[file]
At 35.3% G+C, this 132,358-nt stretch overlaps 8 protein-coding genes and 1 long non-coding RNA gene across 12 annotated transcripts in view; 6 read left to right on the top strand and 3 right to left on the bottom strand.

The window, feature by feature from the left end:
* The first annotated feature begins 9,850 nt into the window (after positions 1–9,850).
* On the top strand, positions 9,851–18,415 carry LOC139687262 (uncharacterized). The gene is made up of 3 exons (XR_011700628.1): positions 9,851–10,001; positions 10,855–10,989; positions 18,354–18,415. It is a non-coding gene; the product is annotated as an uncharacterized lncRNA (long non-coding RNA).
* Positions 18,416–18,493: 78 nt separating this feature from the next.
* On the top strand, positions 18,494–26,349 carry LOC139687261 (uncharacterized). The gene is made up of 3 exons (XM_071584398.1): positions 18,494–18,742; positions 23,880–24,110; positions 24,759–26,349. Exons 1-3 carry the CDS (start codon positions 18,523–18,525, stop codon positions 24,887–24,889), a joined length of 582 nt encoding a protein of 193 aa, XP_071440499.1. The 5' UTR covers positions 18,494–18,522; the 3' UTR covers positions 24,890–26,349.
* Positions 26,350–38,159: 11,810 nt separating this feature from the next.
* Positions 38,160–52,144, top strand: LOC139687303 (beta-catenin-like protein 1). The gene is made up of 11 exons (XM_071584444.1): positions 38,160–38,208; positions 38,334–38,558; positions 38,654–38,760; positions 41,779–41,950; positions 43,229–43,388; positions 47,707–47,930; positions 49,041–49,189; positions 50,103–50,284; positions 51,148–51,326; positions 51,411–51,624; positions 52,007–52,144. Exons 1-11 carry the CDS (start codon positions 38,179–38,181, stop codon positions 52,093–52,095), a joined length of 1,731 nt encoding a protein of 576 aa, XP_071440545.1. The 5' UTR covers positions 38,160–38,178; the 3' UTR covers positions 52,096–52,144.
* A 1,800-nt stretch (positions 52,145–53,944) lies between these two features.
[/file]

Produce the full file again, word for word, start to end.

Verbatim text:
At 35.3% G+C, this 132,358-nt stretch overlaps 8 protein-coding genes and 1 long non-coding RNA gene across 12 annotated transcripts in view; 6 read left to right on the top strand and 3 right to left on the bottom strand.

The window, feature by feature from the left end:
* The first annotated feature begins 9,850 nt into the window (after positions 1–9,850).
* On the top strand, positions 9,851–18,415 carry LOC139687262 (uncharacterized). The gene is made up of 3 exons (XR_011700628.1): positions 9,851–10,001; positions 10,855–10,989; positions 18,354–18,415. It is a non-coding gene; the product is annotated as an uncharacterized lncRNA (long non-coding RNA).
* Positions 18,416–18,493: 78 nt separating this feature from the next.
* On the top strand, positions 18,494–26,349 carry LOC139687261 (uncharacterized). The gene is made up of 3 exons (XM_071584398.1): positions 18,494–18,742; positions 23,880–24,110; positions 24,759–26,349. Exons 1-3 carry the CDS (start codon positions 18,523–18,525, stop codon positions 24,887–24,889), a joined length of 582 nt encoding a protein of 193 aa, XP_071440499.1. The 5' UTR covers positions 18,494–18,522; the 3' UTR covers positions 24,890–26,349.
* Positions 26,350–38,159: 11,810 nt separating this feature from the next.
* Positions 38,160–52,144, top strand: LOC139687303 (beta-catenin-like protein 1). The gene is made up of 11 exons (XM_071584444.1): positions 38,160–38,208; positions 38,334–38,558; positions 38,654–38,760; positions 41,779–41,950; positions 43,229–43,388; positions 47,707–47,930; positions 49,041–49,189; positions 50,103–50,284; positions 51,148–51,326; positions 51,411–51,624; positions 52,007–52,144. Exons 1-11 carry the CDS (start codon positions 38,179–38,181, stop codon positions 52,093–52,095), a joined length of 1,731 nt encoding a protein of 576 aa, XP_071440545.1. The 5' UTR covers positions 38,160–38,178; the 3' UTR covers positions 52,096–52,144.
* A 1,800-nt stretch (positions 52,145–53,944) lies between these two features.